*Changes in state-level reporting may affect the accuracy of recently reported data, particularly over weekends. In an effort to reflect the longer-term trends, the numbers reported here may not correspond to the most recent dates.

US Vaccination
The US has administered 563 million cumulative doses of SARS-CoV-2 vaccines. Daily vaccinations have increased slightly over the past several days, with the average climbing from 154,000 on March 28 to 227,000 on March 31. Based on the timing of the increase, it is likely a result of the US FDA’s authorization of a second booster dose of the mRNA-based SARS-CoV-2 vaccines for certain individuals. A total of 256 million individuals have received at least 1 vaccine dose, which corresponds to 77.1% of the entire US population. Among adults, 88.5% have received at least 1 dose, as well as 27.4 million children under the age of 18. A total of 218 million individuals are fully vaccinated**, which corresponds to 65.7% of the total population. Approximately 75.6% of adults are fully vaccinated, as well as 22.9 million children under the age of 18. A total of 98.3 million individuals have received an additional or booster dose. This corresponds to 45.1% of fully vaccinated individuals, including 67.6% of fully vaccinated adults aged 65 years or older.
*Due to delays in reporting, estimates for the average daily doses administered are less accurate for the most recent several days. 
**Full original course of the vaccine, not including additional or booster doses.

ISRAELI FOURTH DOSE STUDY Researchers from Israel published findings from a study on the effectiveness of fourth doses of the Pfizer-BioNTech SARS-CoV-2 vaccine (ie, second booster dose). The study, published in the New England Journal of Medicine (NEJM), evaluated health records data from more than 1.2 million adults aged 60 years and older who were eligible for a fourth dose of the vaccine during Israel’s Omicron surge. Israel authorized fourth doses for several high-risk groups in January, including adults aged 60 years and older and healthcare workers.

The researchers compared the rate of SARS-CoV-2 infection and severe COVID-19 disease between individuals who received 4 doses of the vaccine and those who received 3 doses. The rate of severe COVID-19 among the 4-dose group at 4 weeks after the fourth dose was 3.5 times lower than the 3-dose group. Similarly the rate of infection in the 4-dose group was half of that among the 3-dose group. Protection against infection waned, however, with no significant increase in protection by week 8. The study period for severe disease was only 6 weeks, but the fourth dose’s increased effectiveness remained significant through that period and actually increased from a factor of 3.5 at week 4 to 4.3.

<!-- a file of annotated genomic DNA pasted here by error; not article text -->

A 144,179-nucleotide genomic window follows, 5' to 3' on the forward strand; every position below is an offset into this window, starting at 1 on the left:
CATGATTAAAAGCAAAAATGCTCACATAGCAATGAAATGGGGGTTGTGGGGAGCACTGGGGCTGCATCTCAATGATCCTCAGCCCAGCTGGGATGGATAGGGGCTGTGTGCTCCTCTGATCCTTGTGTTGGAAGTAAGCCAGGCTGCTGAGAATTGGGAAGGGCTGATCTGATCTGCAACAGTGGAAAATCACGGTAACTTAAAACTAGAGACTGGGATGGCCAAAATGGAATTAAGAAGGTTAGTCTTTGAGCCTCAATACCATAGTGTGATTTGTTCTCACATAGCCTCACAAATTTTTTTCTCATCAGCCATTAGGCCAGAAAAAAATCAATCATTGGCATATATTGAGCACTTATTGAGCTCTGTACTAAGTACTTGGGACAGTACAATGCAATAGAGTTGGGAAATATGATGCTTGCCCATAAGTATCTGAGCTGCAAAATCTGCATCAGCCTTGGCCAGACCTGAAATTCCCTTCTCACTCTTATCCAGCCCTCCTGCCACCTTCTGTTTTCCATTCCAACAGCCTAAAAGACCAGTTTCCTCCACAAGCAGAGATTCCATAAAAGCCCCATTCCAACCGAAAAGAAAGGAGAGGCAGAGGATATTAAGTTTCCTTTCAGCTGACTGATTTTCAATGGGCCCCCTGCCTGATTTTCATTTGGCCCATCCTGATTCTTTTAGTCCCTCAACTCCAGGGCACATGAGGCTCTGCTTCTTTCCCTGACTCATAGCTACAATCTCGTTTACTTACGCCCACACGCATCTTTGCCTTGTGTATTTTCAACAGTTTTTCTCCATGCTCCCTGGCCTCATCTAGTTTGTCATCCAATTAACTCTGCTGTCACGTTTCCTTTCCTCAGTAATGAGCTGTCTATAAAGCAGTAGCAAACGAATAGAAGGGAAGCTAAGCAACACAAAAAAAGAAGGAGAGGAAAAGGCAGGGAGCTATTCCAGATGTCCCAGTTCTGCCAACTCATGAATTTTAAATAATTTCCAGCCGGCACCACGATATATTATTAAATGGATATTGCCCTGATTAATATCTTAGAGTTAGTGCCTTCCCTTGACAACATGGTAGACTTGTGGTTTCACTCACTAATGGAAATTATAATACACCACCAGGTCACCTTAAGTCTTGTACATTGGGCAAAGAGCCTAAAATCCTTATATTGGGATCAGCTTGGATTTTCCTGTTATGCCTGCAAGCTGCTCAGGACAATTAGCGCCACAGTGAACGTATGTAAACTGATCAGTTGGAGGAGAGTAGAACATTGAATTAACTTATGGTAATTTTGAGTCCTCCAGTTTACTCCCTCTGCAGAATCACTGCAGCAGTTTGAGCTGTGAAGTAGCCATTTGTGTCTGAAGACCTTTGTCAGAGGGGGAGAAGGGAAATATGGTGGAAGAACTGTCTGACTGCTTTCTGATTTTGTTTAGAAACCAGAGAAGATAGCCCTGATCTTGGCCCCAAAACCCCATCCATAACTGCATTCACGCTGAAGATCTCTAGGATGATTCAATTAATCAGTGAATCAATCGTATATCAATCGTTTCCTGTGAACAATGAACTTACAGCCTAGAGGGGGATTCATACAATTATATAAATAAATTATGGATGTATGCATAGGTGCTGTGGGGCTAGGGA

The study illustrates that additional booster doses can provide increased protection against infection and severe disease beyond the effect of the first booster dose; however, the effects may provide only moderate additional benefit and for a relatively short duration. The added protection against infection faded within 8 weeks, and the 6-week study period for severe disease does not provide evidence of prolonged protection. The study also does not compare the fourth dose to unvaccinated individuals or fully vaccinated individuals without a booster or for adults under the age of 60. So while a fourth dose provides a statistically significant benefit beyond the effect of the third dose, it is possible that the third dose provides sufficient protection and that the added benefit of an additional booster is relatively minimal and unnecessary. Many questions remain regarding the value and strategy regarding future booster doses for SARS-CoV-2 vaccines, and this study contributes analysis necessary for those debates.